Vassar students martial their stress at Aikido Festival

The Vassar Aikido club, which has been gaining members in recent years, hosted the Fall Aikido Festival this past weekend in Walker Fieldhouse to promote their practice.

onfhoAikido might be one of the lesser known martial arts, but you wouldn’t get that impression at Vassar. The Fall Aikido Festival, held by the Vassar Aikido Club in Walker Fieldhouse on Nov. 4 and 5, would make any student feel like aikido is breathing new life into campus.

The Vassar Aikido Club has had a difficult history, with a low number and irregular set of members. In recent years, however, the club has been seeing new growth within its membership. New members, mostly first- and second-years, have joined and have been attending consistently, and this allowed the club to coordinate to throw an aikido festival after a few years of struggle.

In Walker Fieldhouse, mats covered the floor. Many students attended wearing aikido uniforms, but some came in dressed in just T-shirts and shorts. Multiple sensei from around the country came to teach at and support this event, students found themselves learning new moves from new teachers, which was a highlight of this festival. The different sensei took turns teaching different moves and techniques and often helped to demonstrate moves. It was a very casual setting where students of all levels gathered and practiced at their own pace and learned new moves at their own pace as well. The phrase “work hard play hard” clearly Applied here, with students getting rest time and a lunch break to relax and chat with others. Aikido, as a defense martial art, often requires pairs to perform and practice the moves, which only makes the sport more enjoyable.

Jun Zhao, the club’s sensei, is thrilled to see this new growth and hopes to attract new members in the future: “We’ve had some ups and downs and it doing great and for a few years we didn’t have a lot of members and didn’t have a lot of stable members […] and I’m so glad that this year we have some really good students.” The growth is also clear outside of Vassar, as sensei from places as far as Ohio and Phoenix, AZ, came to teach for the festival as well.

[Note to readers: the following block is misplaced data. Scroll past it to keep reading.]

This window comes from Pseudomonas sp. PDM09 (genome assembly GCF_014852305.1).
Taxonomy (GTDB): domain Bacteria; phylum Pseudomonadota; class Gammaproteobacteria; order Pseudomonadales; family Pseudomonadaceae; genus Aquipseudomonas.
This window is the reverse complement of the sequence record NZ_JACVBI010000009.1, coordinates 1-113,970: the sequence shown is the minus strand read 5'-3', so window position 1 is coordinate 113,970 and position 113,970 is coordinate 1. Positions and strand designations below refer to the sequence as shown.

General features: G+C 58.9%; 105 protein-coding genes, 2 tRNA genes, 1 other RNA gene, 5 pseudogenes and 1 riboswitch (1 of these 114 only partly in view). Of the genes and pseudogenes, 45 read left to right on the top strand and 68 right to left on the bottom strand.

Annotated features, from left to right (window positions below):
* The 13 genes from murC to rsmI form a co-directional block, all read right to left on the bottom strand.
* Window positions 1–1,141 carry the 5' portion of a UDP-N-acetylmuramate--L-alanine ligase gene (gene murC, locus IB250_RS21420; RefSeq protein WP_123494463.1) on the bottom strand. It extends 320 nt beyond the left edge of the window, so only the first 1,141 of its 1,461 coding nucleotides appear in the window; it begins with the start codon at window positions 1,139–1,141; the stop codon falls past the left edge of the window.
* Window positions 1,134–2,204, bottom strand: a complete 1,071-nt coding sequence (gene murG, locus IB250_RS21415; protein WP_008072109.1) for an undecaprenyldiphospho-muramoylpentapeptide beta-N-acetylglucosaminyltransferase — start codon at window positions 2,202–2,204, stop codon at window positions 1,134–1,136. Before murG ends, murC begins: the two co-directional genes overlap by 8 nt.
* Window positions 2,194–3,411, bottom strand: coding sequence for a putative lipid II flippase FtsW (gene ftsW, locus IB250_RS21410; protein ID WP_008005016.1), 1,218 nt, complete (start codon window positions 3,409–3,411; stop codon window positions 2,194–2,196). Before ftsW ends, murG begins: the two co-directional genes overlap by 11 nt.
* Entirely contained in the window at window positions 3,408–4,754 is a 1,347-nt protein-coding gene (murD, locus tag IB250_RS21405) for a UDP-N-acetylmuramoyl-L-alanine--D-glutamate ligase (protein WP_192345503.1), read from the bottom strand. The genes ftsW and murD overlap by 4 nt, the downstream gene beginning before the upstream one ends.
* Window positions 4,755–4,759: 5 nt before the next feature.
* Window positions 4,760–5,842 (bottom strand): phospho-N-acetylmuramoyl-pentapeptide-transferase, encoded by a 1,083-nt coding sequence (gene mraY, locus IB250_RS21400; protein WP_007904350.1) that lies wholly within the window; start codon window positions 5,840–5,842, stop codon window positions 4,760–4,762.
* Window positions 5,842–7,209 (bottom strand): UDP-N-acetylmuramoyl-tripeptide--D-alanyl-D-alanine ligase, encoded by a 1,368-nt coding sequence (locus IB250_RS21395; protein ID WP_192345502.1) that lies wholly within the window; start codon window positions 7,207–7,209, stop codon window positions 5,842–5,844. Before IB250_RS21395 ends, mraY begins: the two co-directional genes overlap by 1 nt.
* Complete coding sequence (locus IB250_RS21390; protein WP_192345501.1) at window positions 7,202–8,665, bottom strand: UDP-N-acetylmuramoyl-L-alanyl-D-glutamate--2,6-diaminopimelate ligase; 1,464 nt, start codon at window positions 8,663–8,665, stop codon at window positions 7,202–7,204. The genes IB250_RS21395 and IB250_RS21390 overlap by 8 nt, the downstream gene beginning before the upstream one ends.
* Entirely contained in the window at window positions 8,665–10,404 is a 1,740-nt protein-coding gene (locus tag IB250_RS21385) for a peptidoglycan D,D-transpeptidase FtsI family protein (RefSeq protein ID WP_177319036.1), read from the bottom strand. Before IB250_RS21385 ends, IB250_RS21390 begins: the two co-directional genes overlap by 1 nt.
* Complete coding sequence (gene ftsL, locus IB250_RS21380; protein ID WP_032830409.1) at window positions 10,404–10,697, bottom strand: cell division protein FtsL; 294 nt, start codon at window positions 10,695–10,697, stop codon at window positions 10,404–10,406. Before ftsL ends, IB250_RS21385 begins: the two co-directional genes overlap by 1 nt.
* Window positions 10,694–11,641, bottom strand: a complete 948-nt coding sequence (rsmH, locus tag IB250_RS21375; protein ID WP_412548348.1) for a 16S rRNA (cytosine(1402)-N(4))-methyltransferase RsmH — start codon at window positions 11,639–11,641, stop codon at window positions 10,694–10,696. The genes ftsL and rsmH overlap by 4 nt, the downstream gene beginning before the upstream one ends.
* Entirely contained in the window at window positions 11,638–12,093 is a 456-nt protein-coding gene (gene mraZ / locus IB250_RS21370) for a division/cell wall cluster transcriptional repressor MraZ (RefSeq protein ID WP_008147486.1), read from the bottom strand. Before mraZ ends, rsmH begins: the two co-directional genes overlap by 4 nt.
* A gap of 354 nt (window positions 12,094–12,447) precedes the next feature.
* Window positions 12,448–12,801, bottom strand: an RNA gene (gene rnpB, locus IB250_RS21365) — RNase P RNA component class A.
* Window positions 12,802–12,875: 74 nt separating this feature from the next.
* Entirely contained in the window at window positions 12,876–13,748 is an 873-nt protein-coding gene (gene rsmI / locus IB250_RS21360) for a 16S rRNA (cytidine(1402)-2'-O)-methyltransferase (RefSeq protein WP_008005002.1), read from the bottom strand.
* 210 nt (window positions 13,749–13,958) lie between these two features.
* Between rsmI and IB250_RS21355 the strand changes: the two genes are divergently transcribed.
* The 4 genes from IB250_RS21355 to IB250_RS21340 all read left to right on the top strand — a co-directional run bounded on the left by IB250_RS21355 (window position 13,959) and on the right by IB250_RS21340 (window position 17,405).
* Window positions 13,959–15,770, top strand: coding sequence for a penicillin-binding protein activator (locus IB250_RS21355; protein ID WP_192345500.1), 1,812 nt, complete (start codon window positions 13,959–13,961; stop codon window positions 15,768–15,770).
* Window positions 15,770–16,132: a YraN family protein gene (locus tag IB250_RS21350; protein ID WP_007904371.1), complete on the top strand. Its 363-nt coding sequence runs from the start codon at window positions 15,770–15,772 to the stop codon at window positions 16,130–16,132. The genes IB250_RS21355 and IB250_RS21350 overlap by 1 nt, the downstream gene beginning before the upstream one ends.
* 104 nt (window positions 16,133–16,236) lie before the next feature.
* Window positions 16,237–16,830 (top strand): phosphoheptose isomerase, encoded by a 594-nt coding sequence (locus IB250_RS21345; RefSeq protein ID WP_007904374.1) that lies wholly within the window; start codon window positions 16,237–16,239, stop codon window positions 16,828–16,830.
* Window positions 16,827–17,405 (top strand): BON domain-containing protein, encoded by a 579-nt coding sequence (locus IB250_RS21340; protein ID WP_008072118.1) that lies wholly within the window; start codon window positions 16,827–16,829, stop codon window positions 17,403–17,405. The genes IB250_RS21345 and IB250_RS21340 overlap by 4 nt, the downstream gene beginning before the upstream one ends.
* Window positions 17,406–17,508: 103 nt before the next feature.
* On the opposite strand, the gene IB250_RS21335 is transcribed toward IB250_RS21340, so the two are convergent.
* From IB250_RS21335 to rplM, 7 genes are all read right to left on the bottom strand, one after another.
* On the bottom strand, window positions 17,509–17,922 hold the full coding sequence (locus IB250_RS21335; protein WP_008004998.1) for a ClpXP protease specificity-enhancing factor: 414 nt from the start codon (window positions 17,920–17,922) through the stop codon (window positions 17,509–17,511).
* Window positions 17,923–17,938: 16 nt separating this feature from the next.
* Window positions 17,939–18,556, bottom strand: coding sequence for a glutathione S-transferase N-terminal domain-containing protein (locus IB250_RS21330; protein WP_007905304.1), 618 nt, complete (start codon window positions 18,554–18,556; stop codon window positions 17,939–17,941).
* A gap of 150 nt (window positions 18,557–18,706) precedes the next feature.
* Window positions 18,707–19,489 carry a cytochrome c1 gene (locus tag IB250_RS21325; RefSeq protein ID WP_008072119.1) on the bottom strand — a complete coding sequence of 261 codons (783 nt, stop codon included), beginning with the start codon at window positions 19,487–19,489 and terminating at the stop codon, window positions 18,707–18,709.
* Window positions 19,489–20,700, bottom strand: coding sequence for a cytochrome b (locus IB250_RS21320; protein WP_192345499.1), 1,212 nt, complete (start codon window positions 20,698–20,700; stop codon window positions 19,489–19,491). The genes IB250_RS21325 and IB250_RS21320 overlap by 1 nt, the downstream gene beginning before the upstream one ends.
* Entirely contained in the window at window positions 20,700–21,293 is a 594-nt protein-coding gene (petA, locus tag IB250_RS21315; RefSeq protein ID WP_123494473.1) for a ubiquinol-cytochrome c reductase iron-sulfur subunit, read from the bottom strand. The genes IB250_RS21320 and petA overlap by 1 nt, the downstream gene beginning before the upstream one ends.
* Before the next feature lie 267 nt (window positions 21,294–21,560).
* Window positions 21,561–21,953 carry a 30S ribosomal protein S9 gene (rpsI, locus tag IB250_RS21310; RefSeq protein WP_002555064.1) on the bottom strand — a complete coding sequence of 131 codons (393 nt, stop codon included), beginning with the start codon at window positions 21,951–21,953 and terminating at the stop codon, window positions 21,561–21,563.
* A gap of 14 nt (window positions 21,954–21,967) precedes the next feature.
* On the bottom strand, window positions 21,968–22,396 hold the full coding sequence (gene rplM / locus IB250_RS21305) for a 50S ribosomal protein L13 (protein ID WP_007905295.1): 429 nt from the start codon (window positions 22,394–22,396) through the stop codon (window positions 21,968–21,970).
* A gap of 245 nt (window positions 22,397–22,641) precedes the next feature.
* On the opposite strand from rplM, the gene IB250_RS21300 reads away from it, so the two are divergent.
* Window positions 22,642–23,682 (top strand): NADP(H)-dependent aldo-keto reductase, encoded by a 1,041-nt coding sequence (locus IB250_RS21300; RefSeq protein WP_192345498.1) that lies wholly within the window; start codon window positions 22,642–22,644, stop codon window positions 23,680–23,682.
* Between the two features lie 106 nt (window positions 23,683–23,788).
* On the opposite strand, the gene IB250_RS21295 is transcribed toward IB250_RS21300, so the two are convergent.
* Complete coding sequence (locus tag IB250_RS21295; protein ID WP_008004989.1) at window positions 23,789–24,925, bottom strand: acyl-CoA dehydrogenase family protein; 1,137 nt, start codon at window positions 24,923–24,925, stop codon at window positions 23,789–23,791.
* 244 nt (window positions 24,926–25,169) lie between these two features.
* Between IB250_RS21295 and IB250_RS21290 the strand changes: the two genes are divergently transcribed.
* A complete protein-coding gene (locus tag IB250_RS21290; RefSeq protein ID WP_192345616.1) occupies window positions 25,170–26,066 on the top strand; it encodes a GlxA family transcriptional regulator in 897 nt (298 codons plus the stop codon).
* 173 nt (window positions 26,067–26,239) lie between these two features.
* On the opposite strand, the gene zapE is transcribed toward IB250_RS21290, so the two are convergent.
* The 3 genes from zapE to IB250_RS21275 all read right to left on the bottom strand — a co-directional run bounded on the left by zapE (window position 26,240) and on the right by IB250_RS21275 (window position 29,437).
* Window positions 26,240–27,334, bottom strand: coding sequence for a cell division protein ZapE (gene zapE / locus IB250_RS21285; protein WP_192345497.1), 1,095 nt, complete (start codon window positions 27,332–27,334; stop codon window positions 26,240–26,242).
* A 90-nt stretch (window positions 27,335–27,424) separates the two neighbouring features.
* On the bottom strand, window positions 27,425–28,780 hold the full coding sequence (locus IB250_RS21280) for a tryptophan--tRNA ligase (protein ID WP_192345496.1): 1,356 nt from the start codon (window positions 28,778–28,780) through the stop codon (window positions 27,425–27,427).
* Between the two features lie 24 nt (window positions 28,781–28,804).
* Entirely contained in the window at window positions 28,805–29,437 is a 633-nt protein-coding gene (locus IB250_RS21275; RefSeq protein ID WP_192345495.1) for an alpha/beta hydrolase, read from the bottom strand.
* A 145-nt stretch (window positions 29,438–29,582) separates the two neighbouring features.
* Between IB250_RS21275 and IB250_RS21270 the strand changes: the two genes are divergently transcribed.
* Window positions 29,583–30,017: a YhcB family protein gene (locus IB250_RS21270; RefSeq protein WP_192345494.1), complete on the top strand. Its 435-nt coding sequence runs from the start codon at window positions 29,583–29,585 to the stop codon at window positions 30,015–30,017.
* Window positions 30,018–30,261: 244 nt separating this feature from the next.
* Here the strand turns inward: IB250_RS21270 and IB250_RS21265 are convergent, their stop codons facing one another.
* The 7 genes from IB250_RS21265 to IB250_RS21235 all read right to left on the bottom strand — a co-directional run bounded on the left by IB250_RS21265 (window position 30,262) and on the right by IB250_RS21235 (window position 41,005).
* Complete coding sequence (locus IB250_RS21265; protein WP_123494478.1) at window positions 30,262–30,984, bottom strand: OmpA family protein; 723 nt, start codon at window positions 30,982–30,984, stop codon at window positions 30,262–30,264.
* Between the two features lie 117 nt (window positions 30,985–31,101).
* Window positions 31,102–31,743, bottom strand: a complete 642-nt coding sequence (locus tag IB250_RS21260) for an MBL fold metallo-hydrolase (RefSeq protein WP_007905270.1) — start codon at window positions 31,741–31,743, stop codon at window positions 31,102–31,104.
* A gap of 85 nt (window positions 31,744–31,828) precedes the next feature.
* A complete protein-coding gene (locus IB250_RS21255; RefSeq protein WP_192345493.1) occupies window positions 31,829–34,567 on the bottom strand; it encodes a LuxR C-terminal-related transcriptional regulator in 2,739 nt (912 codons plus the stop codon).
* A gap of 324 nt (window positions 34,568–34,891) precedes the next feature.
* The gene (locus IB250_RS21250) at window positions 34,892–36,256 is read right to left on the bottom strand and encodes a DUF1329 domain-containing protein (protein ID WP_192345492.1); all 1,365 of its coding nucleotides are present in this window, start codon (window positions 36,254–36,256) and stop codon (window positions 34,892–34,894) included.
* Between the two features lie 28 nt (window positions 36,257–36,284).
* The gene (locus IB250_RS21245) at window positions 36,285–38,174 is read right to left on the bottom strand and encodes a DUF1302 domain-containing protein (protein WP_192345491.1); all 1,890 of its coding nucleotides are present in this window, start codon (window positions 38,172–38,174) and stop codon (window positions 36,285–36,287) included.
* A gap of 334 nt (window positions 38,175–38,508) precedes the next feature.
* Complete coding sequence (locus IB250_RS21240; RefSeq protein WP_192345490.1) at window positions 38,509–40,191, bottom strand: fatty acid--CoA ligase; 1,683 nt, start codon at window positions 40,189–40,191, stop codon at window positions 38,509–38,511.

Aikido, as Zhao explained, might be the perfect form of martial arts for many people who are otherwise wary of them. As he explained, ”Aikido is pure self-defense, meaning that all of the technique and actions would not work to attack in aikido. It’s also good for people who are not very strong […] because you actually use your opponent’s energy against them.”

Michelle Kang ’21, a first-year who joined aikido, confirmed this and said that she’s happy that she joined the aikido club. “I had done taekwando, which is a different kind of martial arts and I stopped doing it in high school, so coming into college I wanted to do a martial art. I met everyone for the first time when I showed up […] It’s been really fun and it’s been even better because the people are so nice and friendly and I’ve really grown closer to them, so it’s fun to go for the aikido, but it’s also fun to go just to see their faces and have a fun time with people I like.”

Not only does the club enjoy new consistent members with a growing enthusiasm for aikido, but the club’s vice president, Caroline Beech ’20 hopes to see more new members come consistently, even if it’s for a few times just to try the sport and see if they like it. “If it’s something that interests you, come try it out,” she stated. As for what makes aikido special for her, she added, “It’s definitely a good way to stay active […] but it can also teach you some really good self-defense techniques since aikido is an entirely a defensive martial art.”

The sport’s simplicity is one of its many assets. Caring about energy and balance and shifting weight are essential as well, and after those, everything else will fall into place. “The moves don’t look as fancy as other martial arts, but they’re still effective.”

Simply yet effectively seems to be the motto that aikido subscribes to, and this is what makes it great for students, especially those who might not initially get involved with martial arts. Kang has especially felt this, saying it’s a way she can feel powerful, knowing she is able to defend herself when she needs to. It’s the combination of aikido’s design and the relaxedness and casualness of the club that has drawn her to stay, and she, and many other of the club’s members, hope that that sense will draw others to try the sport.

Coming from a club that has managed to maintain a consistent flow of first years, there’s definitely something that the club is already doing to draw people, and so hopes for future years and future progress have been increasing as demonstrated in this past weekend’s festival.

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